At the beginning of the book, it is clear that Lasdun mowed down some warning signs from Nasreen as if piloting an Abrams tank, but then again, it is easy to say this with the benefit of hindsight. It would be simple to say that he opened the windows of his fortress to allow access to the toxic cloud. But this is to misunderstand the insidious nature of the stalker. The ease with which Nasreen first portrayed herself as "friend" by morphing into exactly that which Lasdun wanted to see is merely the commencement of her shapeshifting manipulation. What happens from there on out is nothing short of chilling. Lasdun's comparison of Nasreen's effect on him to voodoo or a curse was, to me, brilliant. The horrifying alteration of his life can be felt with every word; the helplessness and frustration are manifest. Having been the subject of an internet stalker myself, I can understand his fear and second-guessing to at least a small degree. Hence, I can also understand the desire to fling this story out in the most public way in order to take back ownership of his life, particularly after he receives little or no help from law enforcement.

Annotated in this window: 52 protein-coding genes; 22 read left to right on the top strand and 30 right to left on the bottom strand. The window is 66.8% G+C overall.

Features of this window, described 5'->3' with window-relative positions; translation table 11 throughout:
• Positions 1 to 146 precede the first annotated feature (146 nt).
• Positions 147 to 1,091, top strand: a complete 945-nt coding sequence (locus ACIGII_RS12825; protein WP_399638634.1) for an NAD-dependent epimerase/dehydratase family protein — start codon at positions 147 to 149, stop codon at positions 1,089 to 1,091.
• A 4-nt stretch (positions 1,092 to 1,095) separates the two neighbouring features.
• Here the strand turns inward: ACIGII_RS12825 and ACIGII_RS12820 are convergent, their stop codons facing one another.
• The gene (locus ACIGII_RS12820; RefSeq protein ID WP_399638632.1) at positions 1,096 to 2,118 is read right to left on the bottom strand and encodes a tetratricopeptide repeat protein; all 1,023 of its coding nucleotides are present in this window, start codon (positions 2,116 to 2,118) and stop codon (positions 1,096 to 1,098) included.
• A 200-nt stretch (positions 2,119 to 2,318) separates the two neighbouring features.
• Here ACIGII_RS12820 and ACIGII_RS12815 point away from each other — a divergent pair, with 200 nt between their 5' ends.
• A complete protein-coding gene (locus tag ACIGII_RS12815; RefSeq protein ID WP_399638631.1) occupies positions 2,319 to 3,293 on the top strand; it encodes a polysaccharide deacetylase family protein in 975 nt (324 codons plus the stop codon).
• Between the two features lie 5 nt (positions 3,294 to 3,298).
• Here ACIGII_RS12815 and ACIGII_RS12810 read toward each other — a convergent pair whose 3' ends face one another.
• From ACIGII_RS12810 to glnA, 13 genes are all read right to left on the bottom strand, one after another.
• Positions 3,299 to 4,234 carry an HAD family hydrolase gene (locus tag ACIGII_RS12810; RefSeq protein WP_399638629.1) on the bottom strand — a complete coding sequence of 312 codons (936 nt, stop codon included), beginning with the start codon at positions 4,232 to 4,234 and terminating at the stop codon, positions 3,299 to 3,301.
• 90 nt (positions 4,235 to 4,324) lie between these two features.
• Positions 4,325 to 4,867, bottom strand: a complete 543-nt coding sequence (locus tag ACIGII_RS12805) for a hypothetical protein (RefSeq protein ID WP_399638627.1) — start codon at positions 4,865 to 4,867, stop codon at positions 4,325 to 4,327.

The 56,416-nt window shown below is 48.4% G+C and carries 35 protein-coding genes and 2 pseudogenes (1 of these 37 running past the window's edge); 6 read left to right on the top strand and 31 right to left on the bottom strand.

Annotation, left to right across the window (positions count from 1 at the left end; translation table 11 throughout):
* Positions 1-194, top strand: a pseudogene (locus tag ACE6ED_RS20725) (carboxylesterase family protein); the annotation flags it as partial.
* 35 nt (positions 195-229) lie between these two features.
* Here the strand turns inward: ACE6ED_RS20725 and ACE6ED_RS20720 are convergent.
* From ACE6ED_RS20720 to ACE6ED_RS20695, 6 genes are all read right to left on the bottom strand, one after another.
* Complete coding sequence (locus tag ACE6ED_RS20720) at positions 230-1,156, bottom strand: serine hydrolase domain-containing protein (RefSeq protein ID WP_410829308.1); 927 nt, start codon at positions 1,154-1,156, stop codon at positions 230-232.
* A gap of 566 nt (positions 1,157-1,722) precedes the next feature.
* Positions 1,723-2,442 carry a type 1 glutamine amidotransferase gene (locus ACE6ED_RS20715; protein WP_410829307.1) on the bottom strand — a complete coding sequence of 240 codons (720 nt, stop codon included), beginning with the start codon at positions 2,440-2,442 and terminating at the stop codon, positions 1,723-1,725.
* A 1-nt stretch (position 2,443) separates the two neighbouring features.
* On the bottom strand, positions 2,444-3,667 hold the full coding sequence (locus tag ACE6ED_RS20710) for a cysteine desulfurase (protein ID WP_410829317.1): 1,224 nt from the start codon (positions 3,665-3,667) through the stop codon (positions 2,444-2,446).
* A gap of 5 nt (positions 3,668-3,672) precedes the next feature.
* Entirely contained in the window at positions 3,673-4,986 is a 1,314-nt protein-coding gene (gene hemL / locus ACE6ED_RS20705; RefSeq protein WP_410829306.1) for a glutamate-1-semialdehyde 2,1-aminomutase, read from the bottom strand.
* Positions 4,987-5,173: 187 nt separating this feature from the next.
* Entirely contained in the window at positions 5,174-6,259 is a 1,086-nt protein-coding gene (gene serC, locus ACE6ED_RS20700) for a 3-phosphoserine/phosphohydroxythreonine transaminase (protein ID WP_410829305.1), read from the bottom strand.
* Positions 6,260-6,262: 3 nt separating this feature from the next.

But this is where I arrive at the question of whether this book is ill-advised (some may consider the paragraph below to contain spoilers, so please read with caution). First, there is the quite obvious issue that Nasreen accuses him of using her emails to produce a literary work, and that has actually come to fruition in this book, although most certainly not in the sense of "stealing" ideas. Next, there is the more prosaic issue: is it wise, or even ethical, to write a book about a stalker when that stalker is still quite actively pursuing the target? Lasdun discusses this possibility in the text, but dismisses it rather quickly, in contrast to the very detailed, intelligent probe of other aspects of this debacle. From this book, Lasdun appears to be unaware of the scientific literature on mental illness in general and the burgeoning research regarding the psychological phenomenon of internet stalking in particular. But perhaps he is not; perhaps that is not the point of this book at all. It does concern me that Nasreen has shown no sign of slowing down and that she is now targeting one of his children. As Lasdun argues, though it may indeed be an oversimplification to say that Nasreen is "just" mentally ill, it seems to me, at least, that she is. Whether Lasdun intended this book as a provocation or not, it appears that it may be taken that way by Nasreen; in turn, this book may contribute to a self-fulfilling prophecy of never-ending torture by a stalker.